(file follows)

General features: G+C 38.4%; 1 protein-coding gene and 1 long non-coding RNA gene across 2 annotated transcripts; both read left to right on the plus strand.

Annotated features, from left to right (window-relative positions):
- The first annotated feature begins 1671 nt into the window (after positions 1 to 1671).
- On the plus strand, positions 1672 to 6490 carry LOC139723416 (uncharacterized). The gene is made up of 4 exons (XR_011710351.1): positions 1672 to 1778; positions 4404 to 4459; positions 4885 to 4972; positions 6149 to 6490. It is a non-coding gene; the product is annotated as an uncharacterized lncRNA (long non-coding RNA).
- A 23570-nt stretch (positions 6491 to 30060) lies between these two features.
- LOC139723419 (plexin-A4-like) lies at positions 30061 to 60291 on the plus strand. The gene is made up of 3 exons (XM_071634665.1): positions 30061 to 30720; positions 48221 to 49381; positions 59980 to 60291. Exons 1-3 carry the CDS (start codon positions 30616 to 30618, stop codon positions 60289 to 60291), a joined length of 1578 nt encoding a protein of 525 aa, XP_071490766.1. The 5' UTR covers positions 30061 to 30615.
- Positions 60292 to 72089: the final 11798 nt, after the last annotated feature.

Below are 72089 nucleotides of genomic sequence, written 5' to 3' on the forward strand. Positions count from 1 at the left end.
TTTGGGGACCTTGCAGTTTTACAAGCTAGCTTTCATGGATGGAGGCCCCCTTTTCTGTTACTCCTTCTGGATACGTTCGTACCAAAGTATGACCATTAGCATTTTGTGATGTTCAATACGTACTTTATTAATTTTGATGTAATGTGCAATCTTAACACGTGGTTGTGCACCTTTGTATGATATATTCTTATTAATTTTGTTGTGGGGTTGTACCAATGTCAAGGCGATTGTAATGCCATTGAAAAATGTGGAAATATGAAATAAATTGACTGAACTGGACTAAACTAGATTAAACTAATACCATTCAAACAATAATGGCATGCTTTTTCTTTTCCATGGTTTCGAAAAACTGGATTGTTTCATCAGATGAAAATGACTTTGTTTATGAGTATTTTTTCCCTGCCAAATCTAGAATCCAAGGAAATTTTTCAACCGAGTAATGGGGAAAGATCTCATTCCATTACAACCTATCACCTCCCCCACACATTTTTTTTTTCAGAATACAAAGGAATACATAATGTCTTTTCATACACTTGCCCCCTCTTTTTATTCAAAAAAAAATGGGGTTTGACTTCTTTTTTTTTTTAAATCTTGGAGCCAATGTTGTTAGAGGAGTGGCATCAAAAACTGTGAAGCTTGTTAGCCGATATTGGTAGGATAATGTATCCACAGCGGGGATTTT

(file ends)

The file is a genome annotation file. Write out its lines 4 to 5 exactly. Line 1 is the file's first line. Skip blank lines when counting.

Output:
- On the plus strand, positions 1672 to 6490 carry LOC139723416 (uncharacterized). The gene is made up of 4 exons (XR_011710351.1): positions 1672 to 1778; positions 4404 to 4459; positions 4885 to 4972; positions 6149 to 6490. It is a non-coding gene; the product is annotated as an uncharacterized lncRNA (long non-coding RNA).
- A 23570-nt stretch (positions 6491 to 30060) lies between these two features.